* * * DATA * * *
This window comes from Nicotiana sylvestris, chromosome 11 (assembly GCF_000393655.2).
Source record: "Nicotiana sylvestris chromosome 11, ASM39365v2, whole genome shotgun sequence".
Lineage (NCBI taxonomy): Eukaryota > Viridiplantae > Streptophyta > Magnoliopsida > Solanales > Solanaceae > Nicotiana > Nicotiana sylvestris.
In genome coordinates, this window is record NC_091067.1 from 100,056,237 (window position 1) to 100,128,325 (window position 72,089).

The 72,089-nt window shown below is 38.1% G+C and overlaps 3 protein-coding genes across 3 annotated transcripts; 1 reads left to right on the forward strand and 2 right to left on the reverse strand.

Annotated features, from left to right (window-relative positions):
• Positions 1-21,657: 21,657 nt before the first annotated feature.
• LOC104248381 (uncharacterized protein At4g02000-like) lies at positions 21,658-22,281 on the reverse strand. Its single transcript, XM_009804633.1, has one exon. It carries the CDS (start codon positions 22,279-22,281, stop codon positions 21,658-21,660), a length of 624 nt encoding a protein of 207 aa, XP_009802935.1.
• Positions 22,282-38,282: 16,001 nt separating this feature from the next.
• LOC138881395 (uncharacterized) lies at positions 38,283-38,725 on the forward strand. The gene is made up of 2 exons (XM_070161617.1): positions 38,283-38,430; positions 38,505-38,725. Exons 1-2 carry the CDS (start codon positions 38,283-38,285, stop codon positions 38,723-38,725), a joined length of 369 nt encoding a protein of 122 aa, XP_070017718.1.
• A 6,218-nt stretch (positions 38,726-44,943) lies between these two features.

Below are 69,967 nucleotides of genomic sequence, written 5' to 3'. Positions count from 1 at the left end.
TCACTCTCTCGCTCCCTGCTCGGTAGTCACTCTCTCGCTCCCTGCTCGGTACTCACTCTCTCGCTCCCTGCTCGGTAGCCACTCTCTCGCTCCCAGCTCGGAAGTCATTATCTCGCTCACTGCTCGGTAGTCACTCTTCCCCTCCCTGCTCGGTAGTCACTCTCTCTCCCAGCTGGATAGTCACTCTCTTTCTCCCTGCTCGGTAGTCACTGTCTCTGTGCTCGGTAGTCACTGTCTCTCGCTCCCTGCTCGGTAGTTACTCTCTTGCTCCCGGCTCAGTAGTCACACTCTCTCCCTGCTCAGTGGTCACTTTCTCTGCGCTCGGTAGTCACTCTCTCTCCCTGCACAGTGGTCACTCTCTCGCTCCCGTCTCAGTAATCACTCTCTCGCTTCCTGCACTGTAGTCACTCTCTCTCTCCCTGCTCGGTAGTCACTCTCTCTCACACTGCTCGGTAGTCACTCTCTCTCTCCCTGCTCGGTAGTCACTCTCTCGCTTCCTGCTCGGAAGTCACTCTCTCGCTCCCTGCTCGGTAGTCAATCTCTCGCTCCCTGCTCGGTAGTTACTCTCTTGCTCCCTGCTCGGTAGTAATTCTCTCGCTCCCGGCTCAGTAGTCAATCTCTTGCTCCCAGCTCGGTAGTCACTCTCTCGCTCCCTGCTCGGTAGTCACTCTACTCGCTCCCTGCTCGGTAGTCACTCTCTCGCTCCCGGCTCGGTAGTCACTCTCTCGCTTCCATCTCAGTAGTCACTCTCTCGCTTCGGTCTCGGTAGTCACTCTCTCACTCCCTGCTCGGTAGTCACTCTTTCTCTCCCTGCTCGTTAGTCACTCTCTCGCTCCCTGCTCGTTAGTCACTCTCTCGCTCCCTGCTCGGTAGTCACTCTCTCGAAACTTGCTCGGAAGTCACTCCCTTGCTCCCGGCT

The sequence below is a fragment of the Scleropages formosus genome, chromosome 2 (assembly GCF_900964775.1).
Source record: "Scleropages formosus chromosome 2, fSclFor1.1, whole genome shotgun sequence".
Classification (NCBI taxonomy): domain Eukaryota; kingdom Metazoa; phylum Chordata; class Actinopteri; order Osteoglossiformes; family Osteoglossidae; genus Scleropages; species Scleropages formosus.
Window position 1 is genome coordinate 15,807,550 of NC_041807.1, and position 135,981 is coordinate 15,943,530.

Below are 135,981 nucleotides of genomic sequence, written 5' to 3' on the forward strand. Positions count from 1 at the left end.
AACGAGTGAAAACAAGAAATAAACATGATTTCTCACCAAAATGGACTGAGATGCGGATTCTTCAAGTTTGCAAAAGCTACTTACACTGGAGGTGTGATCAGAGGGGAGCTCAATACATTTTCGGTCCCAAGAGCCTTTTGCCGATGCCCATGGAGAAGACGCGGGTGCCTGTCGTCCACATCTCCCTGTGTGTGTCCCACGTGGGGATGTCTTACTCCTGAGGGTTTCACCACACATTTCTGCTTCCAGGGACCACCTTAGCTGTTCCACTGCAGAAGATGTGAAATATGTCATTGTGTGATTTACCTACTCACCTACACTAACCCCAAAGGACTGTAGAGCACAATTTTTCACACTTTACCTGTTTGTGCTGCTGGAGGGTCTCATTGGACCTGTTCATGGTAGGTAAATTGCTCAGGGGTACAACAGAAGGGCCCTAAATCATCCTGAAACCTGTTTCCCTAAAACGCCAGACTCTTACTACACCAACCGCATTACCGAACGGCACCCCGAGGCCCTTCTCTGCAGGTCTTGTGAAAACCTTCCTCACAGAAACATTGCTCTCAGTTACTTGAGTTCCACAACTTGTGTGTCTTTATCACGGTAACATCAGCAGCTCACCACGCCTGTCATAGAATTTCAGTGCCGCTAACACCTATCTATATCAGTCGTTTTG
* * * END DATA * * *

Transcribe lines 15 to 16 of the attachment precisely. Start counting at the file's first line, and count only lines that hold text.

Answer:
Source record: "Scleropages formosus chromosome 2, fSclFor1.1, whole genome shotgun sequence".
Classification (NCBI taxonomy): domain Eukaryota; kingdom Metazoa; phylum Chordata; class Actinopteri; order Osteoglossiformes; family Osteoglossidae; genus Scleropages; species Scleropages formosus.